A few brave men took Sandy head on to protect a century-old boat that's part of Brooklyn's Waterfront Museum. NY1's Roger Clark has the story.
Waterfront Museum President David Sharps said he couldn't leave the Lehigh Valley number 79 Railroad Barge on its own during Hurricane Sandy. So Sharps and two crew members rode out the storm on the nearly 100 year-old vessel.
Through a combination of good decisions and luck, the boat made it out relatively unscathed.
"I guess the preparation for the storm primarily was getting lines out to various spots that we thought would hold during the storm," Sharps said.
While the barge only suffered minimal damage, mainly to some skylight panels which were blown out by high wind gusts, the pier area surrounding it wasn't as lucky. It was hit so hard it forced the museum to cancel its open tour hours until repairs can be made.
Seeing the damage, the barge's crew decided to lend a hand to some of its neighbors, using the boat's pumps to help others with flooding problems.
"We went to a couple of residences and a couple of businesses and helped them start emptying the eight, nine feet of water that was in their basements," Sharps said. "I think there were six different homes that we helped pump out. And since then, a few hours of flood waters, and yet a month later and we are still cleaning up."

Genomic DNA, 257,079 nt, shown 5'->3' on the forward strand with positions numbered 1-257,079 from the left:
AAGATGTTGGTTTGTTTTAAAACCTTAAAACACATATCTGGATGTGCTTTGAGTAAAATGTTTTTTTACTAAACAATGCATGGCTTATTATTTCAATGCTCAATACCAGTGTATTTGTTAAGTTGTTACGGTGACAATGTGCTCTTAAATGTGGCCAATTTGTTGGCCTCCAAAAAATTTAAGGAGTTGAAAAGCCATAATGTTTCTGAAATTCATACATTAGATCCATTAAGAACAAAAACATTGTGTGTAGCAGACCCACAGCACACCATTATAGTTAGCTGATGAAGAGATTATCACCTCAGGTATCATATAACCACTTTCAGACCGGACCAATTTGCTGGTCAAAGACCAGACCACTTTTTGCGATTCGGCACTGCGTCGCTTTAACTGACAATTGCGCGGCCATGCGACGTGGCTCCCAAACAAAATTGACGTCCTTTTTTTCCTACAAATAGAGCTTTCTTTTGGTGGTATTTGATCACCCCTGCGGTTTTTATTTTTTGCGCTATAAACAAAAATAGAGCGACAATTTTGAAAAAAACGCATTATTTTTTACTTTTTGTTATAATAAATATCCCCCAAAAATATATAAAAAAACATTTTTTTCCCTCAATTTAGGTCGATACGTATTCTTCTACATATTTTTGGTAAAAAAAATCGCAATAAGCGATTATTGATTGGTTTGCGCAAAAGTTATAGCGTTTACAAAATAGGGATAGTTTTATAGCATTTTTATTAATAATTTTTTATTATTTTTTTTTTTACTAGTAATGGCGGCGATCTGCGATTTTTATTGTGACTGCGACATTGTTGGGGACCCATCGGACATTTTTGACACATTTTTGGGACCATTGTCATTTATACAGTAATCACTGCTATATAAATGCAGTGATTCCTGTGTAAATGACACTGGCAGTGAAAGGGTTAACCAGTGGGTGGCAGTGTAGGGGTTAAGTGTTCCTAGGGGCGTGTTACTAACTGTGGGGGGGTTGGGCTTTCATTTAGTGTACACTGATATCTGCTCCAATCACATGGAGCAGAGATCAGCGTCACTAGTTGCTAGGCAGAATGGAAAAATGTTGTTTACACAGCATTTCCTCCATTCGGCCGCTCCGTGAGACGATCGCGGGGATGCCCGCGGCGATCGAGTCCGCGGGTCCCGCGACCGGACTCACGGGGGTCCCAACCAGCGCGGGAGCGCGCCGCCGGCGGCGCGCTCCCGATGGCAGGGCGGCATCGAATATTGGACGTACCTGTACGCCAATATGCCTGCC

Sharps said he is looking forward to getting people back to enjoying the waterfront.
"Old devil sea has been tough on us, but at the same time that's one of the best assets that we have," he said. "People come and love to see the waterfront. You know, you take the good with the bad."
Sharps said if he and his crew didn't stay on the boat, it probably wouldn't have made it.
To learn more about the museum, visit waterfrontmuseum.org.